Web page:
Building for the Love
Hey Jerrod, I just got the March issue and I have to agree with you. I have had my Ranger since 1990. It was my first truck that I bought and it has taken me almost 20 years to get my truck were it is today. I could not afford to pay others to work on it so I learned, went to school, and now build rides for myself and others when we have the extra cash (Ha! Who has extra cash?!). I truly understand where you are coming from with Jinxy. Even though they break, we fix 'em and make them better. And then it becomes a passion and part of a lot of memories, and then it is like family! How many times have you said "Argh! I'm just gonna sell it!!!" Exactly.
I have finally named my truck after my 3-year-old daughter Emilie. Why? Because although she can be a little pain in the ass, I love her to death.
Well have fun on your trip north and hopefully we will see you in the desert sometime.
High Definition Motorsports
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What Type of Steering Ends?
How do you feel about crossover Heim joint steering on a daily-driven Jeep? I ask because you recently did it on your red Ram project. I am currently running the stock Dana 30 knuckles and was planning on drilling them to 5/8-inch and running 3/4-inch Heims from Ruffstuff Specialties to save some money. I don't do too much crawling, and I plan to eventually make a go-fast desert rig out of it once I get back to SoCal. The only problem is that I am currently in Tennessee where it hardly snows , but they seem to go overboard with the salt. What is the best way to protect Heims from salt and the elements? I have seen various boots and seals to protect the Heims but it seems as if they would pick up and hold crap in causing premature failure. Do you think I would have a problem or should I just go for it?
Dan, this is a great question, and therefore this is our Letter of the Month.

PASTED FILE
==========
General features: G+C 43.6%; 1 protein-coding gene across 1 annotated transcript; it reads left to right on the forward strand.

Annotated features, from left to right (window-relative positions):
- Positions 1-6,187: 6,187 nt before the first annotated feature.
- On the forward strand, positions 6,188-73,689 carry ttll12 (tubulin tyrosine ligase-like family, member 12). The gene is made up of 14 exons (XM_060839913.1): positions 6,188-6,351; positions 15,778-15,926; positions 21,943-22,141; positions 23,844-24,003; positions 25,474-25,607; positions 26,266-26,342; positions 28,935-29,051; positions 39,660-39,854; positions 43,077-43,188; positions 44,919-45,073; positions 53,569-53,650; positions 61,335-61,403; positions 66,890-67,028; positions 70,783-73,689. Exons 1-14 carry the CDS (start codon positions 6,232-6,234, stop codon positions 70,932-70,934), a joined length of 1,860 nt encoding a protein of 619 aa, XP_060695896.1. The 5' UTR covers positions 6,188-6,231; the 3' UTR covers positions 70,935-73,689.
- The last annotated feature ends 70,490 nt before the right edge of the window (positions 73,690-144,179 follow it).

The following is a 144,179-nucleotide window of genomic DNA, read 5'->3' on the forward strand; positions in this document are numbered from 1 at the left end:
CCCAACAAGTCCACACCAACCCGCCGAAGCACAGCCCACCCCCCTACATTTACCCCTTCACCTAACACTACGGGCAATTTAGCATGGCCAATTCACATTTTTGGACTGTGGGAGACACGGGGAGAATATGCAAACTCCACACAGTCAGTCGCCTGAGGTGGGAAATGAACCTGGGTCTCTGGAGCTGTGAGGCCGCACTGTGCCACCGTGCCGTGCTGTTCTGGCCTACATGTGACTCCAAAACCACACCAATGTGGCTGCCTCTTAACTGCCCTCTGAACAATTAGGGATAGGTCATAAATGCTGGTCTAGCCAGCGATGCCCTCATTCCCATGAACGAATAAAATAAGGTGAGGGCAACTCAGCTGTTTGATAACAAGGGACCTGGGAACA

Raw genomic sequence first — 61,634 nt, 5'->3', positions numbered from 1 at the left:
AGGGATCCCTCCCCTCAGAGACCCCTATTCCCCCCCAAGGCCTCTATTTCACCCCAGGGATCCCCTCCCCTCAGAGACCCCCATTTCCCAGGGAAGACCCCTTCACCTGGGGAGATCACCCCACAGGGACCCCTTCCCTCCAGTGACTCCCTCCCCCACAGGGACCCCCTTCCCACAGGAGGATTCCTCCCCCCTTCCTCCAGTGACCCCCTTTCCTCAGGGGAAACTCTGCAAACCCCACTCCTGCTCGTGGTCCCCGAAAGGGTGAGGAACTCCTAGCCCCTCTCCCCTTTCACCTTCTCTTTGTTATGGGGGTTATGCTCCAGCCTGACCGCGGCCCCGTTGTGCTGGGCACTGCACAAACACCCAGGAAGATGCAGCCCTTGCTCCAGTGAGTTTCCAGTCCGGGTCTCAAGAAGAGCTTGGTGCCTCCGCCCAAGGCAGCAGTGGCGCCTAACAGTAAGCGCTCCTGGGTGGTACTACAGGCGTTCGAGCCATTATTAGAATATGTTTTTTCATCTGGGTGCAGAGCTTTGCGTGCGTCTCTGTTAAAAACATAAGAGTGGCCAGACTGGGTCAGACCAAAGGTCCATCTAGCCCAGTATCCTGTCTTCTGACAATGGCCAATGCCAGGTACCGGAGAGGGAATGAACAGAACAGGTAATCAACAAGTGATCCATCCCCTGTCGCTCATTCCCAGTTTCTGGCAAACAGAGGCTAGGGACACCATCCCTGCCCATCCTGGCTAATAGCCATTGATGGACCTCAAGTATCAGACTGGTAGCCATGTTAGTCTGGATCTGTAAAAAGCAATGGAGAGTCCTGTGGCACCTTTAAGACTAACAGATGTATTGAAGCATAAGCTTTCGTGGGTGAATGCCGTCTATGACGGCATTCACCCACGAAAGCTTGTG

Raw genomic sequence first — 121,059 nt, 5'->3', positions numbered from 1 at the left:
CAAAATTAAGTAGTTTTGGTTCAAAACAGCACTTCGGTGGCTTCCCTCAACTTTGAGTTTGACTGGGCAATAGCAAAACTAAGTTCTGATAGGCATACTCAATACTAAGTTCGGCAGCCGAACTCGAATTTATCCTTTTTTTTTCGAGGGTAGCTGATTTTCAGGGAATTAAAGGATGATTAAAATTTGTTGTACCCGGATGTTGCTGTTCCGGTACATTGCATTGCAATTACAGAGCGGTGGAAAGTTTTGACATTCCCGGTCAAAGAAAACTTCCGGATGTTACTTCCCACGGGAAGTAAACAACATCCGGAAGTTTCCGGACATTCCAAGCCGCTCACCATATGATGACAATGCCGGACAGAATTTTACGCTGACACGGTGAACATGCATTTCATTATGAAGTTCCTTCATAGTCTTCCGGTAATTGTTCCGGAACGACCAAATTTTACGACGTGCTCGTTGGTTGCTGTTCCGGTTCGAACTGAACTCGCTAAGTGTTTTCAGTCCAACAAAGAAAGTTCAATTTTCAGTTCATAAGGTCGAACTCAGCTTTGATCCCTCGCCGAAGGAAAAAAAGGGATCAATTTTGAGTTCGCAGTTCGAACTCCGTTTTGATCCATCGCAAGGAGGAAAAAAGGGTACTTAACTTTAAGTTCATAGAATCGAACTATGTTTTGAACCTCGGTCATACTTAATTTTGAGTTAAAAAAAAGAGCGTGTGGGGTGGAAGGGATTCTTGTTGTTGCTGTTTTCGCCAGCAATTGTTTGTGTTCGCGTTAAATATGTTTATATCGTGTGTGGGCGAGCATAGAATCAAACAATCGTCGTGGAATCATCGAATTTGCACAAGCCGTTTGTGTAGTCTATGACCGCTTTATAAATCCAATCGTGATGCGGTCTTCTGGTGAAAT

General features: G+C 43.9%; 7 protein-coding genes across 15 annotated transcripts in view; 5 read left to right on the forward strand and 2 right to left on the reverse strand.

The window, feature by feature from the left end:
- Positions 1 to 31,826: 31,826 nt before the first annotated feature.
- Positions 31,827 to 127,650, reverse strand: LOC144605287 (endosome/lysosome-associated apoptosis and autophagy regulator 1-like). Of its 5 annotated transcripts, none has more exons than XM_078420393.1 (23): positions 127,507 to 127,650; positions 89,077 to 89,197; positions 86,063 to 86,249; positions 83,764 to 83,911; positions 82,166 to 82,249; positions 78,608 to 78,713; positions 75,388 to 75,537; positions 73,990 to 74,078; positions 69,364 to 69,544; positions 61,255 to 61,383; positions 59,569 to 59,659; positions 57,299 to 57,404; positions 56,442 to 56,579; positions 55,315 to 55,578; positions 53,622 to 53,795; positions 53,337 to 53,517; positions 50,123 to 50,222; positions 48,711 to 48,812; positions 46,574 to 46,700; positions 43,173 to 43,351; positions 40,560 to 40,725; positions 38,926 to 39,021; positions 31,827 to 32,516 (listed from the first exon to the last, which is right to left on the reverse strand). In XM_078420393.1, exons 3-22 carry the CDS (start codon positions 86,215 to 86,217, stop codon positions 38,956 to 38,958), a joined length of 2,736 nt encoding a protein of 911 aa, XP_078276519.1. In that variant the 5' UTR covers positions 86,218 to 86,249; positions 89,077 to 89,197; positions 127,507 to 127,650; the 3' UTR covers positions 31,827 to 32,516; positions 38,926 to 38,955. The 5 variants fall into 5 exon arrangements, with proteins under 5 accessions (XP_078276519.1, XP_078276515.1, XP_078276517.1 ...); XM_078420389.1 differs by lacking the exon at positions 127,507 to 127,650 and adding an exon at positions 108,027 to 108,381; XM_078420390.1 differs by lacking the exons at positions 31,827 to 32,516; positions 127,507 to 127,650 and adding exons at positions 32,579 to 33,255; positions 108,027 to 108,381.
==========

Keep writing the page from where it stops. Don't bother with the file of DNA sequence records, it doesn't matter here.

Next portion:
I'll tell you what: Rod ends like Heims are really cool, but if you can find big enough conventional steering tie rod ends and make those work in your setup, I'd say use those. They'll last longer in a daily-drievn setup than the Heims ever will. We used Heims on the red Ram because of the way we stacked the draglink and rod end onto one bolt on the passenger side. Before this, there were normal tie rod ends on this truck, but they were giant 2-ton units. You can get some really big tie rod ends-bigger and stronger than you'd ever need. They also have more angularity that Heim joints.
And you're correct in thinking that those Heim joint rod ends will get eaten more quickly than a conventional tie rod end in all that salt. About the only way to protect them would be to get under your jeep with a can of WD40 or Pam cooking spray and douse them every single day that you drive it (and that seems a bit ridiculous).
By the way-just to give you a personal experience: my first time trying to use Heim joint rod ends for a steering kit, a fabricator ended up charging me $900 for a tie rod and draglink system that I wasted and wore out in a few days. Conventional steering tie rod ends would have survived and been much cheaper.
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